According to man setrlimit (which is what man ulimit directs me to),


Specifies the limit (in bytes) of the process's resident set (the number of virtual pages resident in RAM). This limit has effect only in Linux 2.4.x, x < 30, and there affects only calls to madvise(2) specifying MADV_WILLNEED.

So it seems that ulimit (and setrlimit) can only restrict the virtual memory used by a process. On the other hand, answers like this one assert (rightly, it seems) that virtual memory is an almost meaningless statistic, especially in, e.g., Java applications where it is typical to request far more virtual memory than will be used.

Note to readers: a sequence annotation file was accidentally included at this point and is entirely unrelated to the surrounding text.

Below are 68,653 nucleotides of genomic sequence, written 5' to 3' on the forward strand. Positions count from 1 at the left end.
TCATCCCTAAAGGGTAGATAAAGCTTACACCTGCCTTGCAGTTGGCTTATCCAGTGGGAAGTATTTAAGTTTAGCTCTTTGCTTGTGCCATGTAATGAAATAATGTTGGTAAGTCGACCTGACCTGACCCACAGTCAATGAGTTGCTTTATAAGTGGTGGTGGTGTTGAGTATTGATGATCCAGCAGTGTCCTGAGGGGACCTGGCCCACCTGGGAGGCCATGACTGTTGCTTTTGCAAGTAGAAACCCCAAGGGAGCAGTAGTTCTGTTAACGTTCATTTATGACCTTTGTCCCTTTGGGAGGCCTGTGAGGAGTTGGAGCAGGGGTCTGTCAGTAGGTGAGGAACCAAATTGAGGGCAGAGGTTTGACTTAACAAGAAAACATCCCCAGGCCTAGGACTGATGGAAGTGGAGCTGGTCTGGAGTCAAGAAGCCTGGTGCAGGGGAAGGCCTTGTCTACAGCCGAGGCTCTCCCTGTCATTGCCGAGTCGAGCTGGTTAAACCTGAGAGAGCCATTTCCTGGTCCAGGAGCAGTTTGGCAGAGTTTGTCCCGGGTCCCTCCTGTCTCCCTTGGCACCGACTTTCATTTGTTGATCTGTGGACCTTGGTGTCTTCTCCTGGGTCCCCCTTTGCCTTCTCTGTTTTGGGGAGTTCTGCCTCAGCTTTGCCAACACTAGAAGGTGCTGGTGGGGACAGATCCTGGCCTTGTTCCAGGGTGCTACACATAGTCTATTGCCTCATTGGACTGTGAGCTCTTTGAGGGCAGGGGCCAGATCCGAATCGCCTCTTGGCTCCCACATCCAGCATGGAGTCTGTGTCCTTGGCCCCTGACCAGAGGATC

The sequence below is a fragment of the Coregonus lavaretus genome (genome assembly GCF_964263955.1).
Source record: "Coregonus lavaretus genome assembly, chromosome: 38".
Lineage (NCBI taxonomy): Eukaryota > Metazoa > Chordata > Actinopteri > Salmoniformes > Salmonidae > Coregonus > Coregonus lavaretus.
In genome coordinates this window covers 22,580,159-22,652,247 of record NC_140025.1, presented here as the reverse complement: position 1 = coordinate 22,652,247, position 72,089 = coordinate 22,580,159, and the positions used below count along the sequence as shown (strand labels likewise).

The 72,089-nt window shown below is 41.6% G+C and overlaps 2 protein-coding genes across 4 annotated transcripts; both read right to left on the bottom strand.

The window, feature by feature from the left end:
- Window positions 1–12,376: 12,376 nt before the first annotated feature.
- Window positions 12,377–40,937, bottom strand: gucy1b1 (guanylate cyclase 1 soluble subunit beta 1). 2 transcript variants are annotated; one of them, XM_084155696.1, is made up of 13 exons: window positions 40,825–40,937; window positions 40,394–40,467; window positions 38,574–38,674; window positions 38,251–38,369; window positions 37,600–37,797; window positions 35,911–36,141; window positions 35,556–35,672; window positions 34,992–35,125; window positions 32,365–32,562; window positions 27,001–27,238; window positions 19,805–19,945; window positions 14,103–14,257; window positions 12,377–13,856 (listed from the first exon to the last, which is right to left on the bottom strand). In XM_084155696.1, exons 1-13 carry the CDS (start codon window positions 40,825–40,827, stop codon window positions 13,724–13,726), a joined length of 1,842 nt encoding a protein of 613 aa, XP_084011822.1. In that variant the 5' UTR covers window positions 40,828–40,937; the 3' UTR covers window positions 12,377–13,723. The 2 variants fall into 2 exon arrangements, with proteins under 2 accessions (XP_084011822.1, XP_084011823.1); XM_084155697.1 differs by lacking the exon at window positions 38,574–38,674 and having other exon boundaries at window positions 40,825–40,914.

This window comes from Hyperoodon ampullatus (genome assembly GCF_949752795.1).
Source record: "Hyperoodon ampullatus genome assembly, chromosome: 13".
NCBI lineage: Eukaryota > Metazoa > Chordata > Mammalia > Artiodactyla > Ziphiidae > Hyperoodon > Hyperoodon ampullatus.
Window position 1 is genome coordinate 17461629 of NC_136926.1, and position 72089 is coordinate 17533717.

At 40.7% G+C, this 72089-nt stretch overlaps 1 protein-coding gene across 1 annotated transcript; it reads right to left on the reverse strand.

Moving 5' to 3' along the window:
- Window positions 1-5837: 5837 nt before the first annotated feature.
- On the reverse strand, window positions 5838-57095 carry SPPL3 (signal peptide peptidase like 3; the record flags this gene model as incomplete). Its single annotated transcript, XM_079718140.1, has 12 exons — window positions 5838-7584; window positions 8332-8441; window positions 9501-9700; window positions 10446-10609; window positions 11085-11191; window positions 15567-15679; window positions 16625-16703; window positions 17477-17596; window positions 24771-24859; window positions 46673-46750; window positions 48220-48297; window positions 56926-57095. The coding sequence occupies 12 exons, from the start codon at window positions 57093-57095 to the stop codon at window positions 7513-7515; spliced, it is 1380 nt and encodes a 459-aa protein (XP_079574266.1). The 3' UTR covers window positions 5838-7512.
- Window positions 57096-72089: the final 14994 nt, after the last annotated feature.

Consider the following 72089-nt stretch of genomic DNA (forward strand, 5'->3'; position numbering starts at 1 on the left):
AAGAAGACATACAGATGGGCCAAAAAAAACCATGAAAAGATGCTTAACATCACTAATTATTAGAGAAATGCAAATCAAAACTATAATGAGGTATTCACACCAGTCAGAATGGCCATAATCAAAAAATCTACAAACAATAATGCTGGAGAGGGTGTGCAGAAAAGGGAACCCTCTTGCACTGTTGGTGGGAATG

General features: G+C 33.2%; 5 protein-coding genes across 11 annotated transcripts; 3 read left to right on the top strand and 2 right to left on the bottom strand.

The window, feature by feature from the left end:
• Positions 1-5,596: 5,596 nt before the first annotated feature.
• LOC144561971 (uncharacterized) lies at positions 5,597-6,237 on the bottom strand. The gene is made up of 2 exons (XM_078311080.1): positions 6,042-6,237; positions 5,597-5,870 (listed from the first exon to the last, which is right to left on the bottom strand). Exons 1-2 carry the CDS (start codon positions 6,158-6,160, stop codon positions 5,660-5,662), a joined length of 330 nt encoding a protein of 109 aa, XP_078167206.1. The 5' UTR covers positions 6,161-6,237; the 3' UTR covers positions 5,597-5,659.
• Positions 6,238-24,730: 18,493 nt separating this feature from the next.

So I'm wondering about the history of this seeming disconnect between what limits I can impose on the system and what numbers are actually meaningful. Insofar as it can be answered, why is this the present state of things?

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